National & Statewide "Click It or Ticket" effort focuses on full-time use of proper restraints
Oregonians are buckling up in record numbers: the state just moved up one notch for safety belt usage — to number three in the nation — at 94.1 percent. But that’s no reason to relax, according to Carla Levinski, Occupant Protection Program manager for the Oregon Department of Transportation. Now the focus shifts to part-time belt users and increasing the use of booster seats.
"We have to be diligent about reminding people that everyone needs to be belted in properly, and that includes putting children in the proper safety seats," said Levinski. "We only have about 52 percent compliance with booster seat laws." Oregon law requires that children under four years of age or weighing less than 40 pounds be restrained in child seats. Children over four or weighing more than 40 pounds must use booster seats until they attain six years of age and weigh at least 60 pounds.
From May 21 – June 3, traffic patrols will step up efforts to enforce safety belt laws during the national "Click It or Ticket" campaign. Local police departments, sheriff’s offices and Oregon State Police will focus on booster seat use, prohibition of minors under 18 from riding in the open bed of pick up trucks, and safety belt use by occupants of taxis, shuttles, limos and other vehicles for hire which carry fifteen or fewer passengers.
"Motor vehicle crashes are the leading cause of death and disability for all Americans age one through 34, according to the National Centers for Disease Control," Levinski said. "If everyone in Oregon buckled up last year, about 75 lives could have been saved."
"Click It or Ticket" is a national traffic enforcement mobilization funded by the National Highway Traffic Safety Administration through ODOT’s Safety Division. Over the same period, the region’s "Three Flags Campaign" will be in effect, allowing law enforcement agencies in Oregon, Washington and British Columbia to join together for a two-week, high-visibility safety blitz. In addition, a national campaign called OPERATION C.A.R.E. (Combined Accident Reduction Effort) will run from May 25 – 28. All of these efforts have the same goal: reduce crashes and the resulting injuries and deaths.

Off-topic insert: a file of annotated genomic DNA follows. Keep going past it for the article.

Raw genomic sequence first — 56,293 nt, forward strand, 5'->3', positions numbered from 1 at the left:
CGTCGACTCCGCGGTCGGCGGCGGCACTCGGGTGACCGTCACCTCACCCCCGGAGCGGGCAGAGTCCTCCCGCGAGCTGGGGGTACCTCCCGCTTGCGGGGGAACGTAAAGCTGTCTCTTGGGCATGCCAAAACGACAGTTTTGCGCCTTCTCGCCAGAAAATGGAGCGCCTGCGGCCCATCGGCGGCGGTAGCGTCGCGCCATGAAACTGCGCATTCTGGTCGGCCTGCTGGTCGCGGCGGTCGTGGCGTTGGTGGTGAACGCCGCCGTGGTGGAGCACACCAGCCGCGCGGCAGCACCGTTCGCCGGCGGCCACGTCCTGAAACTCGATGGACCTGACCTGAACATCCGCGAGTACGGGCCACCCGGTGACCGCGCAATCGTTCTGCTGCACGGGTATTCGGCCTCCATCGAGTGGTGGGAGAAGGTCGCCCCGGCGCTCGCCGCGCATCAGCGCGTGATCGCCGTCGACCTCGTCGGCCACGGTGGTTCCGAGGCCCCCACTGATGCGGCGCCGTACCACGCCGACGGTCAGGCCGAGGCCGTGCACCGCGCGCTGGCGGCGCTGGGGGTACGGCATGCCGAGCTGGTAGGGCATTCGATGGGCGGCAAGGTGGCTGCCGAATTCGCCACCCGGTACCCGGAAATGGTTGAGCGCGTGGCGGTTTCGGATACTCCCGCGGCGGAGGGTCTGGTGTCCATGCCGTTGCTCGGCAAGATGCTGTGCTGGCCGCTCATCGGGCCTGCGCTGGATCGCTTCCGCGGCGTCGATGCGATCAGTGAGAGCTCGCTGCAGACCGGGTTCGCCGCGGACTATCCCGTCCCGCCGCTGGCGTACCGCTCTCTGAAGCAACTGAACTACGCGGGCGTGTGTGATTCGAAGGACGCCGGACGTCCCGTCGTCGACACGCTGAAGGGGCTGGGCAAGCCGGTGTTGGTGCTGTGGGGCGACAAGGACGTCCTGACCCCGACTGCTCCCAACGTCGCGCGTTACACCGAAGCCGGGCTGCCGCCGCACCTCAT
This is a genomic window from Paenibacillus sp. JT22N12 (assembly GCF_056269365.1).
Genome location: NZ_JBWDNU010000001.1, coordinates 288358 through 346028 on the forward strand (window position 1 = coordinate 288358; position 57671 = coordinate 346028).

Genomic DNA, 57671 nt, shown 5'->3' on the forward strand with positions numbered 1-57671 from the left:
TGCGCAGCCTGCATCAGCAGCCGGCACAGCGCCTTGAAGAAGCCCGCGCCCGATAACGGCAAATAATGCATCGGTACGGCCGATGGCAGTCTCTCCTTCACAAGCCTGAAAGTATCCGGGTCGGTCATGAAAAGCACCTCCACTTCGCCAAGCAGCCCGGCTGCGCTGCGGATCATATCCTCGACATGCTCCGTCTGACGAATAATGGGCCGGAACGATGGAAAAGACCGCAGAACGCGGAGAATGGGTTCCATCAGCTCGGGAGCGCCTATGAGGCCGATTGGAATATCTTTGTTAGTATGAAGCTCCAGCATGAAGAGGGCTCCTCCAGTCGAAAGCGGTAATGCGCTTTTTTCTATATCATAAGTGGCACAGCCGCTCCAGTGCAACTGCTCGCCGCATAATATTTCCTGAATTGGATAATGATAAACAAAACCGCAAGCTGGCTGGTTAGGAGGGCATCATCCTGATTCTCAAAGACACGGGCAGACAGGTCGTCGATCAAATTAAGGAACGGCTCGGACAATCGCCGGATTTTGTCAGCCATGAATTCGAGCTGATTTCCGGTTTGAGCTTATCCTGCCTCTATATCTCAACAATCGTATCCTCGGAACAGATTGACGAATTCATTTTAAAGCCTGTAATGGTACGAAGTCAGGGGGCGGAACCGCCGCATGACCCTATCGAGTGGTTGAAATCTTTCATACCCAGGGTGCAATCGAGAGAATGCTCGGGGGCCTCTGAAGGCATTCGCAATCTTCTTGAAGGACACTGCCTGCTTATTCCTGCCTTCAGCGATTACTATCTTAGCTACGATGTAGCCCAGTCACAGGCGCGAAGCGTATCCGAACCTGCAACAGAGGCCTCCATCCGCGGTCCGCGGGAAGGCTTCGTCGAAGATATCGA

"Regular safety belt use is the single most effective way to protect people and reduce fatalities in motor vehicle crashes," said Levinski. "It’s really simple – buckle up properly every time, every trip."
Safety belt stats
- Nationwide, it is estimated that 81% of front seat passengers in cars and 74% in pickup trucks regularly wear their safety belts, but Oregonians do much better. Oregon has the nation’s 3rd-highest "observed" belt use rate for drivers of passenger cars at 94.1%, Other states ranking in the top five are Washington 96.3%, Michigan 94.3%, California 93.4% and Hawaii 92.5%. While state-by-state use rates for pickups are not monitored by USDOT, Oregon is believed to have the highest state rate among pickup drivers at 90%.
- Since passage of Oregon’s adult belt law in 1990, motor vehicle crash fatality and injury rates have both decreased by 43% as belt use has doubled from 50% to 97% (all seating positions.)
- A consistent one-third of Oregon’s traffic deaths are attributed primarily to lack of safety belt use. Most others involve a combination of no belt use, excessive speed, and impaired, inattentive or aggressive driving.
- During 2005, forty percent of Oregon’s total crash fatalities were not belted. Forty percent of children in crashes and under age eight were either unrestrained, held on laps, or restrained in adult belt systems rather than in appropriate child safety seats or boosters.
- Part of the reason for higher fatality rates among unbelted occupants is the likelihood and consequences of ejection. Unbelted or improperly belted occupants are five times more likely to be ejected in a crash than one who is belted and odds of surviving an ejection are estimated at one in four.
- Oregon law requires that all motor vehicle operators and passengers be properly secured with a safety belt or safety harness. This means that both parts of a lap and shoulder belt system must be worn together, only one person per belt, and no placement of the shoulder belt behind the back or under the arm. Any of these situations places the vehicle occupant at severe risk of internal crash injury.
- Children under 4 years of age OR weighing less than 40 pounds must be restrained in child seats.
- Children over 4 OR weighing more than 40 pounds must use booster seats until they attain 6 years of age AND weigh at least 60 pounds.
- Occupants of commercial vehicles used for the transportation of persons for compensation or profit and which transport 15 or fewer persons are required to use safety restraints. This applies to occupants of such vehicles as shuttles, taxis, limousines and vans. Among these types of vehicles, taxi cab drivers are the only occupants excepted from this law.
- Minors – anyone under the age of 18 – are prohibited from riding in the open bed of a pickup unless traveling in the scope of employment or between hunting camps.
Back seat recommended for children
- While it is not the law in Oregon, it is strongly recommended that children aged twelve and under ride in rear seating positions. Research indicates that such rear seating reduces the risk of injury by 37 percent for that age group.
For more information about traffic safety, visit www.oregon.gov/ODOT/TS/safetybelts.shtml.